I subscribe to the full feed, and will probably still do so. It’s nice to have the option of separate feeds though. I prefer “proper” entries – this one, for example, was especially handy. I’m currently using Sage for Firefox, although I may go back to FeedDemon if it doesn’t work out. Ok so far though.

  9. Gravatar Ben

    I’ve been doing the same for a while now on my site. I got the idea for the seperate links and articles thing from you :)

    However I think my way for seperating the feeds is better… It’s pretty obvious really, just send cat=-whatever in the rewrite rule. That way you don’t have to go and modify things each time you upgrade WP. So the rewriterule for my articles (minus links) is

    RewriteRule ^feed/articles/?$ /index.php?&feed=feed&cat=-4

    Oh… I generally subscribe to the ‘everything’ feeds, and I use Firefox and Sage

  10. Gravatar Phu

    “Just tell me you won’t switch away from full feeds and I’ll be a happy chappy”
    I get annoyed by the lack of full feeds as much as you do, so no worries on that front.

    “just send cat=-whatever in the rewrite rule”
    Ahhh, you’re right Ben. That’s probably a better idea:)

  11. Gravatar indi

    Gudfly has a category visibility plugin that simply lets you check off the categories you want to exclude from your feed, which accomplishes one of your goals, though not all

  12. Gravatar btree999

    Nothing better than WP :)

  13. Gravatar Scott

    I just ran across this and want to thank you for a very elegant solution to a problem I was looking to solve. Unfortunately, as with everything, I have a question.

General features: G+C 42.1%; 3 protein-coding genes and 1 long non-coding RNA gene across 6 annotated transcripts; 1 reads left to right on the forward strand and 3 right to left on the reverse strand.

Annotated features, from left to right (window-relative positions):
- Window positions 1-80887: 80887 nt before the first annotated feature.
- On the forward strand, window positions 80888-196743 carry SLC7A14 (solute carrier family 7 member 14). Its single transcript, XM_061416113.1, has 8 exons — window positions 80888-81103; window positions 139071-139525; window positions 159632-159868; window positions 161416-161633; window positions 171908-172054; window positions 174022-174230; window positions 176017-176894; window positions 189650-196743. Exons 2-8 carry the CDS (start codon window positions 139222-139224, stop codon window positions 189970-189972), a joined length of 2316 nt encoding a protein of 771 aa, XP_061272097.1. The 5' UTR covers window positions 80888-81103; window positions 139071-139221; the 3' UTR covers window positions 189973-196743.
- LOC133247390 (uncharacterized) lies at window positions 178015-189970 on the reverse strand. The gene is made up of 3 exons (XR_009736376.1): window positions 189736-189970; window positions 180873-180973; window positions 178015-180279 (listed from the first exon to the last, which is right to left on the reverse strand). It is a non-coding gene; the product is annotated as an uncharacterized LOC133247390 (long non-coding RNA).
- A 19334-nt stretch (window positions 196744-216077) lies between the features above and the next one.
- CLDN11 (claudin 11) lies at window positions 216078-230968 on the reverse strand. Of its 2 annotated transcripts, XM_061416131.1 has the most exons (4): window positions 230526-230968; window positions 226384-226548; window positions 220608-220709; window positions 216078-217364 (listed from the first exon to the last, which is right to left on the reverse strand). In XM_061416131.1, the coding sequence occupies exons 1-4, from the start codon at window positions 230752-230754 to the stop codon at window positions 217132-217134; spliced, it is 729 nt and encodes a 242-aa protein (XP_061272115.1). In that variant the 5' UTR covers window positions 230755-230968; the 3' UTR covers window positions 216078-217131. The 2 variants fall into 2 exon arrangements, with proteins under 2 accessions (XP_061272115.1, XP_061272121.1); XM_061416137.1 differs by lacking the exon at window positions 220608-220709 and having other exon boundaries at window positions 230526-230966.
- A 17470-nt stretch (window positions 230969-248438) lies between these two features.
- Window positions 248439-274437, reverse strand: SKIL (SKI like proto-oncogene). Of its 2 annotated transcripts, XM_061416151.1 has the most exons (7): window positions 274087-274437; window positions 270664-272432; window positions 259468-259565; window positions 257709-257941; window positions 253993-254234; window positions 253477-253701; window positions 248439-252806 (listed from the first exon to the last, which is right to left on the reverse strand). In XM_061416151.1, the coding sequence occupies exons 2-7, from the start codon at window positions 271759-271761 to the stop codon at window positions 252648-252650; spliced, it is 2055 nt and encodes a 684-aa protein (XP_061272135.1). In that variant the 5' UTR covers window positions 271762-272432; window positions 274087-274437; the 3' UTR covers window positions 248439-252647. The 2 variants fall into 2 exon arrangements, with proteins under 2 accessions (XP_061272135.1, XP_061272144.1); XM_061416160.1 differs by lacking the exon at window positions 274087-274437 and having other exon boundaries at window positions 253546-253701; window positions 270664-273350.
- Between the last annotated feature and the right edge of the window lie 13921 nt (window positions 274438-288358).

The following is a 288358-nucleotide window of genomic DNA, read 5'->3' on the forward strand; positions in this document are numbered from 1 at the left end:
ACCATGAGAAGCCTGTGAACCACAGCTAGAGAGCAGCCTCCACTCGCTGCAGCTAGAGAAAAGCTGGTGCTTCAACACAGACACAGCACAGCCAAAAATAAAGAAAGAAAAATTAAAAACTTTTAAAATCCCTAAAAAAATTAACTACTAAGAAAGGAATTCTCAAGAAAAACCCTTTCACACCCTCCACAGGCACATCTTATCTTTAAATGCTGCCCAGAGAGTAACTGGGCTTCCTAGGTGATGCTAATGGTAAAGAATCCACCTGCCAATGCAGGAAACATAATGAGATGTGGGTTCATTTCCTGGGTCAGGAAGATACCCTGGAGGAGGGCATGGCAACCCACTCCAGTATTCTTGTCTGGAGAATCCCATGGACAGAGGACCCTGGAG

For some reason no matter what I do I always end up getting a 404 error if I surf to /feed/main/ when I set this up on my site. If I surf to index.php?&feed=rss2&type_of_feed=main then everything works just fine. So, that leads me to believe that there is something wrong with my .htaccess file. Here is what I put in mine:

    RewriteEngine On
    RewriteCond %{HTTP_HOST} !^jarkolicious.com [NC]
    RewriteRule ^(.*)$ http://jarkolicious.com%{REQUEST_URI} [R=301,L]
    RewriteRule ^(feed)/main/?$ /index.php?&feed=rss2&type_of_feed=main [QSA,L]
    RewriteRule ^(feed)/asides/?$ /index.php?&feed=rss2&type_of_feed=asides [QSA,L]
    RewriteRule ^(feed)/full/?$ /index.php?&feed=rss2&type_of_feed=full [QSA,L]

    It is the very first thing in my .htaccess file. The “BEGIN WordPress” portion is down a number of lines in the file.

    Any ideas how to solve this? I appreciate and help you can offer. Thanks in advance.

  14. Gravatar Rk

    Hi,
    I have a simple requirement. I tried to use all sorts of combinations but nothing seems to work.
    I want to exclude a certain category from main page but I want those posts included in the main feed.
    I tried a variation of your code or this but the posts are getting excluded from both places.Request you to help, thanks in advance.

  15. Gravatar kapeka

    Hi,

    nice thing you coded here. The Problem is, that I have the same Problem like scott. If i try /feed/main or /feed/shorties I always get error 404. Simply /feed/ works without problem. And the long URL is working for all three.

    GFS

  16. Gravatar Bruce

    Ben at Binary Moon says the rewrite rules that worked in WP 1.x broke for WP 2.x. I finally worked out a solution that will give me a summary feed with all categories, and a full-text feed with one category excluded, described here.